This past week my oldest turned eight. For us, eight is a big deal. In our Faith, it’s the year a child can be baptized and become an official member of our Church. My son was baptized this past Saturday. A traditional gift for an eight-year old LDS child is a set of their own scriptures. My son received his, along with a special bag to keep them in, at his baptism. My son is wacky and original and I wanted his scripture bag to reflect that.
I’d actually been planning this bag since he was about four. Of course I didn’t actually make the bag until the afternoon before his baptism, but at least I planned ahead, right?
And since his turned out so well, and was so quick and easy to make, I whipped up a new scripture bag for myself later Saturday night.
Both bags were made using the same basic shape and construction process as the Friday Night Bag. I added an interior pocket for my son’s, and an exterior pocket in mine to keep various church-related papers and such.
I’ve put together a tutorial, with PDF pattern for the bag. It’s similar to the Friday Night Bag, but larger and with the pocket, so it seemed easiest just to do it’s own tutorial. The pattern is for a compact sized LDS standard scripture set. For the regular sized sets, and the large-print, I’m assuming you could print off the pattern at a larger percentage, but I haven’t tested it myself yet. Also, when printing off the pattern from Google Docs, please be aware that you need to unclick the “auto-center” option, as that will make the document print at a smaller size than intended. I’ve included an “inch” mark on each sheet to print out, to help you determine if you’ve printed the accurate size. The tutorial is specific for the Monster version, since it requires so many more steps, but the basic construction of the bag itself covers the simple option, as well.
Fat quarter outer material (if doing stripes, two 1/4 yard pieces)
Fat quarter lining
1/2 yard heavy-weight interfacing
optional: fleece scraps for applique
PDF pattern pieces
First prepare your material. For the monster, I wanted stripes. I started with large scraps of two colors of Furry Fleece and cut into strips 21 inches by 3 inches
Right sides together, sew the strips along the long edges forming one large piece of material to work off of.
Now cut out all your material: one lining, one interfacing, one outer, and one pocket
*for an exterior pocket, I cut our two pocket pieces so that the end pocket would be lined.*
Attach interfacing to lining if using a thick material for the outer, or attach to outer if using a thin material for the outer.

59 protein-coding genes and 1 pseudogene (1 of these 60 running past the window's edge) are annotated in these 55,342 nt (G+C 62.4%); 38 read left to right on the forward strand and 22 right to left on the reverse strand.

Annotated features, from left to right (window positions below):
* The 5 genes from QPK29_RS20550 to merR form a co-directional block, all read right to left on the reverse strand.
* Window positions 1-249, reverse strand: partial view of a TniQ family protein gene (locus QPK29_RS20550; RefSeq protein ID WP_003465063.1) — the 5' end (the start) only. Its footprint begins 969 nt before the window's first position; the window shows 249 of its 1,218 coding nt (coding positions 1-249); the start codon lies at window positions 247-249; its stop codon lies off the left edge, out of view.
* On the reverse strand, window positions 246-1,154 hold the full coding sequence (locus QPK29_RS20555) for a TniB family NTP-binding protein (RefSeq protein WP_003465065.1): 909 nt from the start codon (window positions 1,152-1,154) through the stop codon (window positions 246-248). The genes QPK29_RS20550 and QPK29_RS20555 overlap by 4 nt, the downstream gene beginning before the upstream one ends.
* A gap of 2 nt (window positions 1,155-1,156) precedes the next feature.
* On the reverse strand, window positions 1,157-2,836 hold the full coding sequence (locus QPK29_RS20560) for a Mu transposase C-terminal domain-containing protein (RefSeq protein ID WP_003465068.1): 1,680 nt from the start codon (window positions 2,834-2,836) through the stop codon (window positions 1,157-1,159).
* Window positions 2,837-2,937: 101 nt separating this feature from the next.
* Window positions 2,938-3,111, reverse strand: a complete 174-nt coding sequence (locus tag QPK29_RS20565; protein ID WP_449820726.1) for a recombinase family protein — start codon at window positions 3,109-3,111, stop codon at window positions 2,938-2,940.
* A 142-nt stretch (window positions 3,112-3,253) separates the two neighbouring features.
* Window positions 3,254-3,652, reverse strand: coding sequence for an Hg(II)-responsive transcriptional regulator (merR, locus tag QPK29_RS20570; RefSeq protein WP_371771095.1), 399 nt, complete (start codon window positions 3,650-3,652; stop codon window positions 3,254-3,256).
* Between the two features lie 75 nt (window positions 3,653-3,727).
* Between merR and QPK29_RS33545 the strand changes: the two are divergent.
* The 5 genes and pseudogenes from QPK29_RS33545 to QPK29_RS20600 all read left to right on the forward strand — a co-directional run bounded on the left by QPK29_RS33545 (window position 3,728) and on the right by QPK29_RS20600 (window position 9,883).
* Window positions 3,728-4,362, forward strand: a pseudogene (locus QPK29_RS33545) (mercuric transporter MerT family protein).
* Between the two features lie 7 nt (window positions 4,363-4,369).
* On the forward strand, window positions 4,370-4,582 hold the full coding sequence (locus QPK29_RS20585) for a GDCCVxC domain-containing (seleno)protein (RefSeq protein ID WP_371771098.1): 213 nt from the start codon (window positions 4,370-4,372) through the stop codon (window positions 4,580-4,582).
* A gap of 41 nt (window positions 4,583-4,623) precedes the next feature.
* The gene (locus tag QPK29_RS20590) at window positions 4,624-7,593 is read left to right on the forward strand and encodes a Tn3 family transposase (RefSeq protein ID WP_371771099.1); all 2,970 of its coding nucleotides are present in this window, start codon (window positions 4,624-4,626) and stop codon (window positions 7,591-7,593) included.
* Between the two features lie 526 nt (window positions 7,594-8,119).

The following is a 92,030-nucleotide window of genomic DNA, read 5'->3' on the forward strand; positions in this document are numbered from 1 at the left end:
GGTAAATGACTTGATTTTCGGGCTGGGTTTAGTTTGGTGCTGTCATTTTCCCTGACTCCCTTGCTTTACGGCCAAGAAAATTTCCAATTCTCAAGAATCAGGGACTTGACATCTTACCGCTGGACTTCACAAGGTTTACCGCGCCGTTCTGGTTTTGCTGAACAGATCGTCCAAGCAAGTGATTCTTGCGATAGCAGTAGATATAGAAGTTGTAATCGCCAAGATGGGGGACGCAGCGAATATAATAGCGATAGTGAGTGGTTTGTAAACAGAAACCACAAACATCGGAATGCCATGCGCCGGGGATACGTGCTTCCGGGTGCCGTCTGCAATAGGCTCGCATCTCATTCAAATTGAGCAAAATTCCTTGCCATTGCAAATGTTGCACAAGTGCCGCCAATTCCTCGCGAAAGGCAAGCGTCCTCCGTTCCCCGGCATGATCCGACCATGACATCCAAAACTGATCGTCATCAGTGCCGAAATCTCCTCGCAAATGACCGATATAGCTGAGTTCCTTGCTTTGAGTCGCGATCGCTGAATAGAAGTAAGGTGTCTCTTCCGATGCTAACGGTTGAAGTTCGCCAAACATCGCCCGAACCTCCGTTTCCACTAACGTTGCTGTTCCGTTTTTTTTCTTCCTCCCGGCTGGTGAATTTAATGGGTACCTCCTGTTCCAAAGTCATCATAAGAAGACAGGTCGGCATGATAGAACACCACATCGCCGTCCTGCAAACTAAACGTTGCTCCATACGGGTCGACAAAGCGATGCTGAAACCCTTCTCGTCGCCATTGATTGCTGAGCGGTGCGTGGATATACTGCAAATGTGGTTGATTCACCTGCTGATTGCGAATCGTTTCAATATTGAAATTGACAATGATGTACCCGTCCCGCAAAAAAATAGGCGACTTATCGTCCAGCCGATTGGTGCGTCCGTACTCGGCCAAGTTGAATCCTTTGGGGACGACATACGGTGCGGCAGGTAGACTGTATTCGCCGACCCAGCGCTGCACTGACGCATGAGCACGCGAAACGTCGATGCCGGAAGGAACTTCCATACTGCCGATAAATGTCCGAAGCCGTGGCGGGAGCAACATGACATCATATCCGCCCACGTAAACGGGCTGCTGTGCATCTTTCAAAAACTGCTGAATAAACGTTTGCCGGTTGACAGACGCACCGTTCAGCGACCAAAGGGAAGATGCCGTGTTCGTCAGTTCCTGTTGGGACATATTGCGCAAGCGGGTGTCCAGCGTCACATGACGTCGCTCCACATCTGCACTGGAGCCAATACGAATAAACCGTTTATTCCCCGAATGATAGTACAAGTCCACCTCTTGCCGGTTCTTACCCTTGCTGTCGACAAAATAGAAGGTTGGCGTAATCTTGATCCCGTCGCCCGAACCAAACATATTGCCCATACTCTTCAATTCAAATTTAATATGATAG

Prepare the pocket
*For the exterior pocket, baste the pocket pieces, wrong sides together, before proceeding.*
Fold both the lower and upper, straight edges of the pocket down 1/4 inch, then another 1/4 inch.
Press in place
Sew the shorter edge in place
Pin to outer for exterior pocket, or lining for interior pocket, as indicated on pattern piece, right sides up.
Sew along the bottom edge only, securing the pocket in place.
Starting with either the lining or the outer, fold one arm up against the side edge of the piece, right sides facing
Sew in place.
repeat for all four sides of the arms of the bag
Until you have this
As you can see, as you formed the bag, the pocket was sewn into the seams, finishing it. This is the same for the exterior as for the interior pocket.
If you are decorating or appliquéing your bag, do so now.
For the monster, I cut rough circles from white fleece in two sizes, then two same-sized circles out of green fleece, and two same-sized out of black vinyl (I didn’t have black fleece on hand). Figure out your placement on the bag
Applique, by hand or machine, the circles to each other like so:
Then onto the bag.
For teeth, I cut two strips of white fleece, layered them right sides facing. Then I cut triangles.
Sew along the sides.
Trim seam allowance.
Baste in place along the outer flap of bag.
Right sides together, place one bag inside the other.
Sew along the sides, down and around the opening, but leave the flap open.
For the handle, take a strip of fabric about 3 inches by 21 inches, or shorter depending on preference. Fold along length, right sides together.
Sew the length of the strip.
Turn through open ends.
Fold the ends inside the opening, then attach to sides of bag with a cross-box seam. Furry Fleece is horrible to sew something like this, so I actually used snaps to attach the handle.
Cut your plastic canvas form.
And slide into the open flap of the bag.
Linked to a few of these wonderful parties. Thank you to all that host.